Being so young at the time, Smiles admits he didn’t arrive in Italy with the backbone necessary to work in such tempestuous kitchens. But due to those chefs’ military-like ways, he says, he left all the stronger for the experience.
And when things start to happen,
Don’t worry. Don’t stew.
Just go right along.
You’ll start happening too.
In 2010, Smiles was hustling at Sofia, the St-Laurent Blvd. restaurant du jour, while doing catering work on the side with his girlfriend. They were saving for a month-long vacation in Thailand they were both ecstatic to take, but six days into the trip, something terrible happened.
“My girlfriend and I got into a huge bus accident. It was really insane. I was the only one not injured on the bus. Four people died; my girlfriend was undergoing surgery in one hospital while I was in another hospital. It was complete chaos.”
The accident “opened up my eyes,” Smiles says. “I almost needed something that crazy in my life to realize what I wanted. I’d still be floating (if not for the accident). I’m a floater, a dreamer. I have always been like that.”
Smiles returned home more focused than ever, and a visit to Old Montreal brought him face to face with rock-star chef Chuck Hughes, triggering a seismic move.
“My buddy asked me if I wanted to go eat at Chuck’s new restaurant, Le Bremner. Chuck and I knew each other from the industry.”
It turned out they were looking to hire staff for the kitchen, and within minutes it was decided that Smiles would attend a training day. He already had a job, but knew this was an opportunity he had to take.
“So I do training for a day, and they wanted me to come back the next day,” he recalls. “I said, ‘I could come back in a few days — I have another job and need to leave on good terms.’ ”
Smiles quickly climbed up the ranks at Le Bremner, going from sous-chef to chef de cuisine within six months, but it wasn’t without its trials and tribulations.
“I started working like a beast. I have Chuck’s career on my shoulders, Bremner’s reputation on my shoulders. We were serving about 11 people on a Tuesday night. Critics in the city did not enjoy the restaurant. They seemed confused. People were not loving it.
“I am now 27; it’s my first big gig in the city. If people don’t like it, I am gone!”
Danny Smiles assembled an old-school Italian sandwich as a treat for a late fall day.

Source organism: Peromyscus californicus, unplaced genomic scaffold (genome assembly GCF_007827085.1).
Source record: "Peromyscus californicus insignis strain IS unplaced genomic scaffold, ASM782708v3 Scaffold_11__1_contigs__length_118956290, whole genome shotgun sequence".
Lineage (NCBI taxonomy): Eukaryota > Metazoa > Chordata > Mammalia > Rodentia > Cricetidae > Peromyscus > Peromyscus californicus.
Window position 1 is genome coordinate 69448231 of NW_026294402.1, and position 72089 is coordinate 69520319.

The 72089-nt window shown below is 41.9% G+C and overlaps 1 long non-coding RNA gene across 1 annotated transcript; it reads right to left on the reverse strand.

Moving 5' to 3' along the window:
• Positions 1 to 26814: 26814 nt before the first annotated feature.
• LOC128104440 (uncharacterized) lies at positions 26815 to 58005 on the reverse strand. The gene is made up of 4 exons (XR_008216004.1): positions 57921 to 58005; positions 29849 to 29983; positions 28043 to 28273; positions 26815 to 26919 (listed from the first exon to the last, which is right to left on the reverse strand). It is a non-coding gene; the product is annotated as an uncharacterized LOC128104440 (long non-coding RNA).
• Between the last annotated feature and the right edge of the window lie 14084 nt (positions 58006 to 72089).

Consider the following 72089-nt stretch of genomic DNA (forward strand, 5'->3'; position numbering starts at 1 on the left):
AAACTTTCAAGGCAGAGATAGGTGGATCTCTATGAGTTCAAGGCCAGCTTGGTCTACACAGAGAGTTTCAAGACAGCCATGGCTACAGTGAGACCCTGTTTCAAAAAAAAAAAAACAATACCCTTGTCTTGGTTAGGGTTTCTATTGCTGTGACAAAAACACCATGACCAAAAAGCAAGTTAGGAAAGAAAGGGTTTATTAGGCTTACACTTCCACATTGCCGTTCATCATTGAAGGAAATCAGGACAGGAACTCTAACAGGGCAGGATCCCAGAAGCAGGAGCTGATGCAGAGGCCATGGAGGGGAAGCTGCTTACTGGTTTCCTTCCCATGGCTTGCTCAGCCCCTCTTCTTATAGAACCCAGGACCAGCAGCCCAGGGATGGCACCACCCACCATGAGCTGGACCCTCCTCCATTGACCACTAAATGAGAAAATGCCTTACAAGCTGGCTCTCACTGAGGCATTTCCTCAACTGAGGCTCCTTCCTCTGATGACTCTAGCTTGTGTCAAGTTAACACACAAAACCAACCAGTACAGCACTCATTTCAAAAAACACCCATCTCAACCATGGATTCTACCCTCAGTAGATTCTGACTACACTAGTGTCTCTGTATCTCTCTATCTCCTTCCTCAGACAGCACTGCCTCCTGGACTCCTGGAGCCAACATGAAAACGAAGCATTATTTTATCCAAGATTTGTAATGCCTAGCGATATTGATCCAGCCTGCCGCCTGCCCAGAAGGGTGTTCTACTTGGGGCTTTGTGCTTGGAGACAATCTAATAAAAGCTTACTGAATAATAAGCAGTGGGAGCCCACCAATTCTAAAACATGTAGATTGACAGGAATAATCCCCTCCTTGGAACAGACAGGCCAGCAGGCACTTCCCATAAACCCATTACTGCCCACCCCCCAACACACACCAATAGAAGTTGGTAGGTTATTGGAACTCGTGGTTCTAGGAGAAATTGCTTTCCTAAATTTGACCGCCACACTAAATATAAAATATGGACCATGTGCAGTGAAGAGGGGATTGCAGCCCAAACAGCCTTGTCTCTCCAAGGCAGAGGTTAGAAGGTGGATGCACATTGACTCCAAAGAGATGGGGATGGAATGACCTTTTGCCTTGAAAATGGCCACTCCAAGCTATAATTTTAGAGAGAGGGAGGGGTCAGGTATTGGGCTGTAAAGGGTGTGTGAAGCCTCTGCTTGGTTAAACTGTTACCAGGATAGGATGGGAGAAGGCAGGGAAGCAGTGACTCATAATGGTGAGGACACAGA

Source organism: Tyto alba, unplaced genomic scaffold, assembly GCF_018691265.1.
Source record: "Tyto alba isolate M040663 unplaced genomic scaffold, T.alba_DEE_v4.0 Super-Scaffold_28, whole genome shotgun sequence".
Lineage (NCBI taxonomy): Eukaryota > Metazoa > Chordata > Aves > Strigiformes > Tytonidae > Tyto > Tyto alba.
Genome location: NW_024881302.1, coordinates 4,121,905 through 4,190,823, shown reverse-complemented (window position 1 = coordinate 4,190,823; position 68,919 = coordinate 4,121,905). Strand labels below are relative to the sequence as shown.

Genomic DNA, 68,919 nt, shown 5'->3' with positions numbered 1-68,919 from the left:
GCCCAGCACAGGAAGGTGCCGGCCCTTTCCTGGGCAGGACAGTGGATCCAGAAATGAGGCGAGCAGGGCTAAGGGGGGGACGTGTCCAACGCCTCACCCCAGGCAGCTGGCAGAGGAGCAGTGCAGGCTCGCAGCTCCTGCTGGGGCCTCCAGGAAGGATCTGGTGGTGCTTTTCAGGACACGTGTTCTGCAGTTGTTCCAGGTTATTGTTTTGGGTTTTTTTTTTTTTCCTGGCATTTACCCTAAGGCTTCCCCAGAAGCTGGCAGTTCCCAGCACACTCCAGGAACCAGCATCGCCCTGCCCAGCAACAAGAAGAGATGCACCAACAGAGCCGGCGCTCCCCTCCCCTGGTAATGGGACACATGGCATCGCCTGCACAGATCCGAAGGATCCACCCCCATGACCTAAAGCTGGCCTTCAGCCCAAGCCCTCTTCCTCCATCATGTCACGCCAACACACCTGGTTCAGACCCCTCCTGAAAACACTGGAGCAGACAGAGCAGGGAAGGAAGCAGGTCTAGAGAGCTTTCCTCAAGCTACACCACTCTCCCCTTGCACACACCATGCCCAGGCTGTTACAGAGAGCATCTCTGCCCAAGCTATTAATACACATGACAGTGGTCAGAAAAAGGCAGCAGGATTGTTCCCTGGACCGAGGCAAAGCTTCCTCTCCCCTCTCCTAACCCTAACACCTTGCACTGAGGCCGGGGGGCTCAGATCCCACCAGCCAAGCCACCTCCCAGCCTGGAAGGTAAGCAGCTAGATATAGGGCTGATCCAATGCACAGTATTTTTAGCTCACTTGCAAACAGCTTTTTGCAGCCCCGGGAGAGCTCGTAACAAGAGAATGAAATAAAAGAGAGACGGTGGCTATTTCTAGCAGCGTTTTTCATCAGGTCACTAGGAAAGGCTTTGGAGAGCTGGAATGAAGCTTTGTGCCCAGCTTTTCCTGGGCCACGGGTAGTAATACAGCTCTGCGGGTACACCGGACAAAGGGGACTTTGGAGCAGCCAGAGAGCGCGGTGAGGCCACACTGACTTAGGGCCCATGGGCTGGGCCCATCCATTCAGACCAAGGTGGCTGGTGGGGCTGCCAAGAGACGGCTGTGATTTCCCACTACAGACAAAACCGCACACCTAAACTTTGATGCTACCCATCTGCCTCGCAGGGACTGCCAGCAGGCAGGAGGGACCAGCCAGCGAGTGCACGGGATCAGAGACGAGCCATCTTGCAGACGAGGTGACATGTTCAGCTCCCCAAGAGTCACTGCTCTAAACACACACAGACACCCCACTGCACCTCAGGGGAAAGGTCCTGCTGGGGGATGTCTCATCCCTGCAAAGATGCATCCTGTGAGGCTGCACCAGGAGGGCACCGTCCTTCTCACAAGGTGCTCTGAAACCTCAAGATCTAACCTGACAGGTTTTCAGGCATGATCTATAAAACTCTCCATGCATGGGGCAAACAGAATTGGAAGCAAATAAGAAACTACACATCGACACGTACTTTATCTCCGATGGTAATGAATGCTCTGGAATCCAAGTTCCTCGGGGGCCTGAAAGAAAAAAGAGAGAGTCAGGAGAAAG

You’ll be on your way up!
You’ll be seeing great sights!
You’ll join the high fliers
Who soar to high heights.
Undeterred, Smiles hit his stride by surrounding himself with those who shared a passion for the eclectic seafood/comfort food restaurant. A new energy was breathing life into his kitchen and the food he served.
“I turned it around. I started bringing in my friends — people I have known for a long time. Same vision, same passion, same work ethic.
“I worked seven days (a week) straight for a year. This was my home. If I could have put a bed in here, I would have,” he says, pointing to Le Bremner’s floor.
“Organically, the food just got better — just being more real and authentic,” he says. “I know it sounds corny, but it felt like I was explaining my life story through plates of food.”
Considering his appreciation for his heritage, it was hardly surprising (but still delightful) when Smiles opted to visit a childhood haunt for our Beyond the Plate food adventure.
As a young boy, Danny would accompany his father on weekend shopping expeditions. One favourite destination was La Baie des Fromages on Jean-Talon St. E. On our nostalgic outing, we collected scrumptious old-school ingredients for a tantalizing Italian sandwich that we assembled and shared at Mount Royal’s Beaver Lake.
After taking stock on a glorious late fall day, remembering the heights and depths of his life and career, Smiles shares that he and his longtime girlfriend are expecting their first baby in a few short months.
“That’s the real success for me.”
The places you’ll go!
This essay originally appeared in the Montreal Gazette on November 29, 2018